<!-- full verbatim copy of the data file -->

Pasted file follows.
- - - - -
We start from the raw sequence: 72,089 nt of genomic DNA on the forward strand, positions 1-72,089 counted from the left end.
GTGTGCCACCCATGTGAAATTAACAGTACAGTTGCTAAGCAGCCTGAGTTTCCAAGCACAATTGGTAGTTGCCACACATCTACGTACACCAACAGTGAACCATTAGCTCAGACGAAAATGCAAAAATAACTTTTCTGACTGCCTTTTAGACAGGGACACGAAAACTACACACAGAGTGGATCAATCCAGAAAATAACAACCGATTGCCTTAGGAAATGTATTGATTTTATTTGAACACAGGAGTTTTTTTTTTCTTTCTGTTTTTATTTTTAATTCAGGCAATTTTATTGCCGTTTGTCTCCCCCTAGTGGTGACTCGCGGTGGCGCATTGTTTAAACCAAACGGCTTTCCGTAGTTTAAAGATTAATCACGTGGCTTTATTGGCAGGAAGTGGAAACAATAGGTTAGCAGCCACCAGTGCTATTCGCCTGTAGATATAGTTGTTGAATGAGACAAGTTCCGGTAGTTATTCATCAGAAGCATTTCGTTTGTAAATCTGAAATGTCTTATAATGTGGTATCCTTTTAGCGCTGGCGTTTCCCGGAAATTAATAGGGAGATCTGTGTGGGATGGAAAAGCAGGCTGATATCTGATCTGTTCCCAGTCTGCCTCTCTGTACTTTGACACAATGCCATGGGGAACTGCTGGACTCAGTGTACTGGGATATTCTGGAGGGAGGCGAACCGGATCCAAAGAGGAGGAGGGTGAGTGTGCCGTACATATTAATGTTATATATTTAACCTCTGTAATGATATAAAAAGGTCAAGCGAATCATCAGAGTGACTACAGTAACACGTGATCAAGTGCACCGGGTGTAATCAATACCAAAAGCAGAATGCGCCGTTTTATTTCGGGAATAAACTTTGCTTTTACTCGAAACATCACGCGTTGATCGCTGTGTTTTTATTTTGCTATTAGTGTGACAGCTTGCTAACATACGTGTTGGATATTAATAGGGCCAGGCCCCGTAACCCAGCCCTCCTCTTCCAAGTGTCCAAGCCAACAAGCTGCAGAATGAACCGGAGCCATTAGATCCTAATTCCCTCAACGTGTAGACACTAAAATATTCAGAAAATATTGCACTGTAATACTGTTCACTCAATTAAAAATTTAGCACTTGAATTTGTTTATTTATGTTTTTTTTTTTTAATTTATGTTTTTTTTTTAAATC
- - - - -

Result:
We start from the raw sequence: 72,089 nt of genomic DNA on the forward strand, positions 1-72,089 counted from the left end.
GTGTGCCACCCATGTGAAATTAACAGTACAGTTGCTAAGCAGCCTGAGTTTCCAAGCACAATTGGTAGTTGCCACACATCTACGTACACCAACAGTGAACCATTAGCTCAGACGAAAATGCAAAAATAACTTTTCTGACTGCCTTTTAGACAGGGACACGAAAACTACACACAGAGTGGATCAATCCAGAAAATAACAACCGATTGCCTTAGGAAATGTATTGATTTTATTTGAACACAGGAGTTTTTTTTTTCTTTCTGTTTTTATTTTTAATTCAGGCAATTTTATTGCCGTTTGTCTCCCCCTAGTGGTGACTCGCGGTGGCGCATTGTTTAAACCAAACGGCTTTCCGTAGTTTAAAGATTAATCACGTGGCTTTATTGGCAGGAAGTGGAAACAATAGGTTAGCAGCCACCAGTGCTATTCGCCTGTAGATATAGTTGTTGAATGAGACAAGTTCCGGTAGTTATTCATCAGAAGCATTTCGTTTGTAAATCTGAAATGTCTTATAATGTGGTATCCTTTTAGCGCTGGCGTTTCCCGGAAATTAATAGGGAGATCTGTGTGGGATGGAAAAGCAGGCTGATATCTGATCTGTTCCCAGTCTGCCTCTCTGTACTTTGACACAATGCCATGGGGAACTGCTGGACTCAGTGTACTGGGATATTCTGGAGGGAGGCGAACCGGATCCAAAGAGGAGGAGGGTGAGTGTGCCGTACATATTAATGTTATATATTTAACCTCTGTAATGATATAAAAAGGTCAAGCGAATCATCAGAGTGACTACAGTAACACGTGATCAAGTGCACCGGGTGTAATCAATACCAAAAGCAGAATGCGCCGTTTTATTTCGGGAATAAACTTTGCTTTTACTCGAAACATCACGCGTTGATCGCTGTGTTTTTATTTTGCTATTAGTGTGACAGCTTGCTAACATACGTGTTGGATATTAATAGGGCCAGGCCCCGTAACCCAGCCCTCCTCTTCCAAGTGTCCAAGCCAACAAGCTGCAGAATGAACCGGAGCCATTAGATCCTAATTCCCTCAACGTGTAGACACTAAAATATTCAGAAAATATTGCACTGTAATACTGTTCACTCAATTAAAAATTTAGCACTTGAATTTGTTTATTTATGTTTTTTTTTTTTAATTTATGTTTTTTTTTTAAATC